News & Insight
29th October 2018
How to unleash the power of data for fundraising success
Tamsin Haigh, Head of Insight at Philanthropy Company, shares advice on how to harness the potential of your donations data for better fundraising success.
People often come to Philanthropy Company for help with their fundraising because they’re planning for the future. They want to launch a campaign, improve their prospect pool, set new fundraising targets, or revitalise their strategy. One of the best places to start in any forward-planning activity is with the past, and that’s why accurate records of your donors and donations are so important.
However, it’s not always easy to know what kind of data you should be keeping, how to analyse it or what to do with it once you’ve got it. So, here are my four tips to help you get the most from your data and power up your fundraising strategies:
- Look after your data
“Not everything that can be counted counts, and not everything that counts can be counted.” Albert Einstein, physicist
Fundraising isn’t just about knowing how much money you’ve raised. You also need to know who your donors are, where they come from, how much they give, or when they tend to give. Otherwise, it’s going to be that much harder to develop the right strategies to ensure and advance your fundraising success. And so a good donations database is absolutely essential to capture the finer details about how people give to your cause. What percentage of gifts have come from corporates or trusts? What’s the average level of gift from an individual? How many repeat donations have you received? It’s also critically important to invest the time into looking after your donations database, protecting its accuracy and keeping it up to date. This evidence establishes your fundraising footprint and, without it, you’ll struggle to assess where you are, where you’ve been and where you might be able to go next.
- Look at the bigger picture
“Seeing the bigger picture opens your eyes to what is the truth.” Wadada Leo Smith, musician.
It’s not always possible to show a direct causal relationship between a change in income and something you’ve done or an event that’s happened, but the discovery of trends or changes in giving patterns in your data opens up a lot of important questions. It prompts you to ask: What did we do last month or last year when those donations peaked? Why are there so few donations during this period? What have we been doing differently? What other external events might have influenced these changes? Even if you can’t answer all of these questions, simply by asking them you’ll have an important conversation and start to see the bigger picture. This kind of reflection can provide the ammunition you need to improve your cultivation and engagement strategies with donors, which should lead to increasing their level of giving or retaining their loyalty as supporters of your cause.
- Set up your processes with purpose
“It is not enough to do your best; you must know what to do and then do your best.” W. Edwards Deming, scientist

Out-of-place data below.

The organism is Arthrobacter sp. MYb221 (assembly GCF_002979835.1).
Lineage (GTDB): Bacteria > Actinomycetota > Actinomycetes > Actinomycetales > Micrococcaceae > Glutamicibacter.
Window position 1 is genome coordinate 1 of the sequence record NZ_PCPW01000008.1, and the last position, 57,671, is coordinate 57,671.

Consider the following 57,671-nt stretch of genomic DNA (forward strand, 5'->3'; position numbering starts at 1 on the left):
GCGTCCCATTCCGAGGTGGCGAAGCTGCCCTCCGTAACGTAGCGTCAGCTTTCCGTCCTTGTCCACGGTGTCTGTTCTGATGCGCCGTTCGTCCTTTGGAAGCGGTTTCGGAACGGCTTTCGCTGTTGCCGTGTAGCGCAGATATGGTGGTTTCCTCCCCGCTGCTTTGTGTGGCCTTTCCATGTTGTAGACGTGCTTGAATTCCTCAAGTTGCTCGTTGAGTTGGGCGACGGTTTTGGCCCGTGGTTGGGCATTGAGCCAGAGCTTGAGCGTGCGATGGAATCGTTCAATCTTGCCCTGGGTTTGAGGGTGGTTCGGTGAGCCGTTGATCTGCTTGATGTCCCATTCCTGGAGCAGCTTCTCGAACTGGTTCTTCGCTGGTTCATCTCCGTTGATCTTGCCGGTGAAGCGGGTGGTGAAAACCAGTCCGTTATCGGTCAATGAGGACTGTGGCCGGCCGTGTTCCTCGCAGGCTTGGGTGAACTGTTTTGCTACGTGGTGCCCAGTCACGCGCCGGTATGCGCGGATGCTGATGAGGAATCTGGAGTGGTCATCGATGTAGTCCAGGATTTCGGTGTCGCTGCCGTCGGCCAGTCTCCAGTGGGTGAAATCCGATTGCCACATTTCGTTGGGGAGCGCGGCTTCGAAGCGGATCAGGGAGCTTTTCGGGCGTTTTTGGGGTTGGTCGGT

Now that you’ve got your database, you’re recording your donations, keeping track of your activities, and looking for patterns or trends that emerge, what do you do with that information? How do you turn that into useful knowledge that will inform what you do next? Having a system, or process, to manage the data you collect will help you both identify more giving opportunities and recognise the effectiveness of your fundraising efforts.
For example, you may be able to set up your donations database to flag when an individual has reached a certain level of giving, or attended a certain number events, which may indicate a potential for greater giving or an interest that can be cultivated further. You can also use these systems to track your targets and key performance indicators, such as the number of donor meetings you have secured this quarter or the number of asks you need to make next quarter. Tracking this kind of data makes it much easier to manage your giving pipeline, report upwards, know your next steps with donor relationships, and forecast with greater accuracy.
- Know your aims
“Definiteness of purpose is the starting point of all achievement.” W. Clement Stone, businessman and philanthropist
It’s easy to get overwhelmed by data, and so it’s important to remember that all these efforts to collect, manage, maintain and interpret your fundraising information are aimed at achieving your charitable goals. You don’t need to count every single activity or measure every possible impact in order to find and tell your fundraising story.
If you find yourself drowning in data, go back to your starting point: What are you actually trying to achieve, and how? From there, you’ll be able to sharpen your focus on some of the key metrics you can use to assess your progress and inform your next steps. As your processes enable greater reporting success, you’ll soon see persuasive stories emerging that will help you further engage your donors and take you closer to achieving your charitable goals.
If you’d like to know more about how to unleash the power of data within your organisation to increase your fundraising success, please get in touch. We’d love to help.